By the 3rd time Peter gets the connection with the denial. A flame leaps from that smoldering memory, and it burns. But Jesus is not here to inflict pain; he is here to take it away. All of Peter’s failures and our own are now locked into this moment. And the power of the cross makes something unspeakable possible. Peter must face his failures and his love if his faith is to be reborn. This is what Jesus is doing, it feels like a knife, but it is the surgery of the savior that all must face if they would walk with him.

Jesus had seen his bitter tears when the rooster crowed, that was all he needed. That was repentance enough.

Peter looks up again for his face had fallen with each of the three questions. He looks into Jesus eyes for the faintest glimmer of forgiveness. And in a language beyond words, in the language of love, it glows from the saviors’ eyes. Peter shakes uncontrollably and cries out in joy as he falls to his knees, and Jesus arms wrap around him with warmth and love.

Jesus with his hand lifts Peters quivering chin. “feed my sheep, Peter,” is Jesus way of saying I still believe in you…I still think you’re the right man for the job.”

And so here we all are this morning. For Easter reminds us of just how much of a failure we are…and Easter fills us with a faith reborn. And on Easter it is not enough to just believe in him, wonderful though that is…we must also remember that he believes in us, and that his restoration, renewal, and rebirth for us is always just a moment away. Faith is a two way street.

And so with the words “follow me,” the restoration of Peter is complete. The painful memory is healed. 31/2 years ago Jesus asked Pete to follow him, and the offer still stands despite Peter’s…and our…monumental failures.

Jesus orchestrated everything to bring two painful memories to Peter’s mind-a precious memory and a painful one. Today is the same, for Easter is both the most torturous of Christian memories and the most precious.

For the empty tomb on Sunday morning is devoid of accusations and arrows. Satan finds himself without ammunition and we find ourselves suddenly again set free from guilt, shame, and despair. The dawn of Easter morning Jesus meets each of us on the shoreline of hope and lifts our chin. With one hand he points to the cross and with the other to the rock that was rolled away. And he tells us that we were worth it…and that he still believes in us, even as we find ourselves suddenly re-believing in him.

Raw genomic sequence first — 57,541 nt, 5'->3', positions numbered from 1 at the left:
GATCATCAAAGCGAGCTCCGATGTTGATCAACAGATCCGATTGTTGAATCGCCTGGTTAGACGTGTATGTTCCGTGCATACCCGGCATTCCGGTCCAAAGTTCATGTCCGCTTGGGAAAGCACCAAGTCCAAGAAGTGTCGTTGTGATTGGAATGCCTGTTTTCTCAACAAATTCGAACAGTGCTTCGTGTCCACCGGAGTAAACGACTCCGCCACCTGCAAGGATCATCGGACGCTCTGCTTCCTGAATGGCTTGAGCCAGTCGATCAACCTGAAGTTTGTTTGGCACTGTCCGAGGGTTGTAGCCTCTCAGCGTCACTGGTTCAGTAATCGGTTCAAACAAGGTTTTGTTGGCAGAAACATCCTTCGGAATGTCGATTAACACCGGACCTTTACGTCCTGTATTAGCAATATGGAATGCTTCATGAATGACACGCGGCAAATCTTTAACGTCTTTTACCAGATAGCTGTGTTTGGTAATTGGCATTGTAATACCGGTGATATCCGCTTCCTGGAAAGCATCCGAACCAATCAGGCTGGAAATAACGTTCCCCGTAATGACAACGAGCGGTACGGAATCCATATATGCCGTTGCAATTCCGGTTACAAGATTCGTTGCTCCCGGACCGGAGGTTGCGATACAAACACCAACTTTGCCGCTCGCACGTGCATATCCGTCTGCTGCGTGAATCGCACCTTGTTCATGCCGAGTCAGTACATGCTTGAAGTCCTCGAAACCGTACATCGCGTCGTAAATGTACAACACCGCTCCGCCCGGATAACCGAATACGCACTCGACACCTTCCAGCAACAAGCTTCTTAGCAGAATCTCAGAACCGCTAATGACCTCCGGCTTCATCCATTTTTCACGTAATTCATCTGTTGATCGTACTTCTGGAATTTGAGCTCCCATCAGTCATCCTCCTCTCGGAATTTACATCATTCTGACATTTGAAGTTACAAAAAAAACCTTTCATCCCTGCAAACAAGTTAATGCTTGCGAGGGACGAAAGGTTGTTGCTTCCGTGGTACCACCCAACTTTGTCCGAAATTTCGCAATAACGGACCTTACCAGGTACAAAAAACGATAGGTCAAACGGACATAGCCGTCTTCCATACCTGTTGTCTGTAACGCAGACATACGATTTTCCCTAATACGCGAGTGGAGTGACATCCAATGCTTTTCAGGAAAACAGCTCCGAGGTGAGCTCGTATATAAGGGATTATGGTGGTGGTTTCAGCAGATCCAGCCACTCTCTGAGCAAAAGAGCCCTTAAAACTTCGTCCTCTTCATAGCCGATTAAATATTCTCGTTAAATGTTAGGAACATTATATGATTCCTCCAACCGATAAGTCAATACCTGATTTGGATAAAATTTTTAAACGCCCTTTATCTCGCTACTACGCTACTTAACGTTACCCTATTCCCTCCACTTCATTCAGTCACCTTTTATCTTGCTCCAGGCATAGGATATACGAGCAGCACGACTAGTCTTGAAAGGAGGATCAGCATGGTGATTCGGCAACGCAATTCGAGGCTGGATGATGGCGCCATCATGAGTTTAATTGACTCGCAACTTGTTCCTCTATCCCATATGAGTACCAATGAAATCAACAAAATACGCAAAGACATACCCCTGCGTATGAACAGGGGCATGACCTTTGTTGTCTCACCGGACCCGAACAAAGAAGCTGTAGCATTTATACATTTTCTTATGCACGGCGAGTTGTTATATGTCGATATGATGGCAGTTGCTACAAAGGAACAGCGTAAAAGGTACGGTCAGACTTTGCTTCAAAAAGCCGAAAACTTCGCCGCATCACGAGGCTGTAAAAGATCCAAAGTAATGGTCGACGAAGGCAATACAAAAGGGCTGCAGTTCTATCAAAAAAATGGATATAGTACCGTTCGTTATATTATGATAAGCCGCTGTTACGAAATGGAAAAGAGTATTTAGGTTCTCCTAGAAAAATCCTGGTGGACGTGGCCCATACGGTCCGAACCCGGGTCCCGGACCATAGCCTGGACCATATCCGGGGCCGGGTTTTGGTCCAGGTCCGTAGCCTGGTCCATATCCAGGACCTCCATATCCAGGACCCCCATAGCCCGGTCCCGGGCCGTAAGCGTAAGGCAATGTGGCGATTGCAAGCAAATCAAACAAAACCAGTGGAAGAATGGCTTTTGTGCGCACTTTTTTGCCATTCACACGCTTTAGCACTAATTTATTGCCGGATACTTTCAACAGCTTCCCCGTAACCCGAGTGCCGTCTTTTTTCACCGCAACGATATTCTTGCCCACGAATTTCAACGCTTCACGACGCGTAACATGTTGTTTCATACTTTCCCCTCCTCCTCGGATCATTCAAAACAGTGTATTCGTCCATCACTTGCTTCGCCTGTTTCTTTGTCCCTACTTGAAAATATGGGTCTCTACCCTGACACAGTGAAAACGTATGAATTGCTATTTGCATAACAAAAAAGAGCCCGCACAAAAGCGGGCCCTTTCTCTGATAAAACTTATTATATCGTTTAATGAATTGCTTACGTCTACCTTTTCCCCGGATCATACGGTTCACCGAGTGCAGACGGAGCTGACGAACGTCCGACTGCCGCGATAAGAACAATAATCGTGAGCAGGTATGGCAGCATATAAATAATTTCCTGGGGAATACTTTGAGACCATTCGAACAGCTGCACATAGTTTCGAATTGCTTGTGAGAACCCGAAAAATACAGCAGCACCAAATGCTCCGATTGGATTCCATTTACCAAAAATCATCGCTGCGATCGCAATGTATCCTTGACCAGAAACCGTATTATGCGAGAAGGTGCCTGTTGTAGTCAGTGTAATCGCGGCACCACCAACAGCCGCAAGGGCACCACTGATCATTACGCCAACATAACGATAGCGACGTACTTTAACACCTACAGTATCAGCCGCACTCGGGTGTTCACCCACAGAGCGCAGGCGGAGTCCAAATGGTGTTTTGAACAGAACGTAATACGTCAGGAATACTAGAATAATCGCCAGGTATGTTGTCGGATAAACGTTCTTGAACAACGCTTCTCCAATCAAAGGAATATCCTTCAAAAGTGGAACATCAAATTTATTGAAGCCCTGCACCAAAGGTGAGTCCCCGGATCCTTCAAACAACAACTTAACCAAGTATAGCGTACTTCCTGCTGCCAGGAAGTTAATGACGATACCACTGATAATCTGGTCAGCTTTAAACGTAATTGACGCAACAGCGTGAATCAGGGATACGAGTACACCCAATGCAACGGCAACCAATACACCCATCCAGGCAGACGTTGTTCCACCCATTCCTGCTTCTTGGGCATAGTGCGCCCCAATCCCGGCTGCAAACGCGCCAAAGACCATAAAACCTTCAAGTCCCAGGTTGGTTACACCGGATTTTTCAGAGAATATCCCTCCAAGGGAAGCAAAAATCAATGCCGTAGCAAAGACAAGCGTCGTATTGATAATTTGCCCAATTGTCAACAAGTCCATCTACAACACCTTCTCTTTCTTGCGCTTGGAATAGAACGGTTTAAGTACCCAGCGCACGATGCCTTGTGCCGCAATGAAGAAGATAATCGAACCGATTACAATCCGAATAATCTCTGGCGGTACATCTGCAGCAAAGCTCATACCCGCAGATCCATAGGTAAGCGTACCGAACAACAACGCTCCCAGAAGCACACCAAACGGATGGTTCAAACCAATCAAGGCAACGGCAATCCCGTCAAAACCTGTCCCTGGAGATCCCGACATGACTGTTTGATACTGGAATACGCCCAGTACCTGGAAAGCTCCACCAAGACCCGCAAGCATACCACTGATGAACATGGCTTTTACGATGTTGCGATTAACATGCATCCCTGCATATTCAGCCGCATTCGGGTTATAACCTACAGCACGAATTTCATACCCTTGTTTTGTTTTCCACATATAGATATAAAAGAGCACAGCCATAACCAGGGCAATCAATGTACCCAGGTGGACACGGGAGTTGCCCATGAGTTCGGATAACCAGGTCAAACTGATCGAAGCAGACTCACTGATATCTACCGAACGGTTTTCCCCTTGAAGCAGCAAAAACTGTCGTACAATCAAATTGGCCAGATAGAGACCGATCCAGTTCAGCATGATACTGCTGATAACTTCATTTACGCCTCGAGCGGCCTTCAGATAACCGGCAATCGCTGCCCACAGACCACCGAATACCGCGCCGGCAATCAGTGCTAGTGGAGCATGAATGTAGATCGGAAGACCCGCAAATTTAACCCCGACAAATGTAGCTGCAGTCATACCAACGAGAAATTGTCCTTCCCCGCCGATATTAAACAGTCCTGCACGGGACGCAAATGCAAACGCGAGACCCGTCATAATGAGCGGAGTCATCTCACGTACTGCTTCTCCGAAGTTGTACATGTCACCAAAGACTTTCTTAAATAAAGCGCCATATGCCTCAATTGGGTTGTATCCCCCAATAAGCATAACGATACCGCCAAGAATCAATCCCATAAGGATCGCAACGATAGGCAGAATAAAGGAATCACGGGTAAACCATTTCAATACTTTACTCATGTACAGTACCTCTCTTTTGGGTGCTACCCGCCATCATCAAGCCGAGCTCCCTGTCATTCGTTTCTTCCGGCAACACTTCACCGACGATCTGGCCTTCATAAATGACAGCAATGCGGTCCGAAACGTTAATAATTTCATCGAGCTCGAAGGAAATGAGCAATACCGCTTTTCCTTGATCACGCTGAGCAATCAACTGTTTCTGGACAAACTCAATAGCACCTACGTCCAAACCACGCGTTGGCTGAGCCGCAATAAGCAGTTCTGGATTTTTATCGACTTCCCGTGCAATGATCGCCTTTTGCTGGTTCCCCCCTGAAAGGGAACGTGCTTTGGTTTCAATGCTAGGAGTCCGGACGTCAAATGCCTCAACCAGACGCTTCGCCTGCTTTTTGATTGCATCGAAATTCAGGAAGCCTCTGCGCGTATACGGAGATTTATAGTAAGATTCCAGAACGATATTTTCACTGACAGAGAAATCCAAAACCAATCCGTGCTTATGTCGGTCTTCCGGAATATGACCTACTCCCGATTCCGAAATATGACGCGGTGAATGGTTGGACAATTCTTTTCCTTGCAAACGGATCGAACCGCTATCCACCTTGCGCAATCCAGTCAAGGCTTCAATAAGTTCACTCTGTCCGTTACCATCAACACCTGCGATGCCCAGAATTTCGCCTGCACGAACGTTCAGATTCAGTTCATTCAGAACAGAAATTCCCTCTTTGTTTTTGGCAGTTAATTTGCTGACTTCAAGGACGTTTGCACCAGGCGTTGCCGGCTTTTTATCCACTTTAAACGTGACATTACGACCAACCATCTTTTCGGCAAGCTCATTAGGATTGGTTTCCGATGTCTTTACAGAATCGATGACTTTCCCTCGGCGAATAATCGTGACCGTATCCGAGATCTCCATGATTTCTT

Peter will witness, write, plant churches, and thousands will come to follow Jesus who had never seen him. But the Bragging Peter is gone from the pages of the letters he writes, for by then his faith had changed him into a totally different person. And finally Peter is crucified, upside down tradition says, as he felt unworthy to die in the same manner as his savior.

What kind of person inspires devotion like that, changes people like that, and rebuilds them like that?

A friend like no other. A friend who prays for you when you are weak, and picks you up when you are down. A friend who forgives you when you fail. A friend who heals your memories and heart. A friend who loves you. A friend who still believes in you.

A friend like Jesus.

A friend who died for you. And if you will let him…a friend who will live in you forever.

Let us pray:

Thank you, Jesus that no matter how miserably I fail and let you down, you are always there to pick me up. No matter how many times I blow it, you are there to forgive me. No matter how far I have drifted you are there on the shore, waiting for me to return-waiting with a comforting fire, warm food, and a comforting arm to put around me and reassure me of your love.

excerpts from Ken Gire's book "moments with the savior" several of his stories mixed liberally with my own thoughts.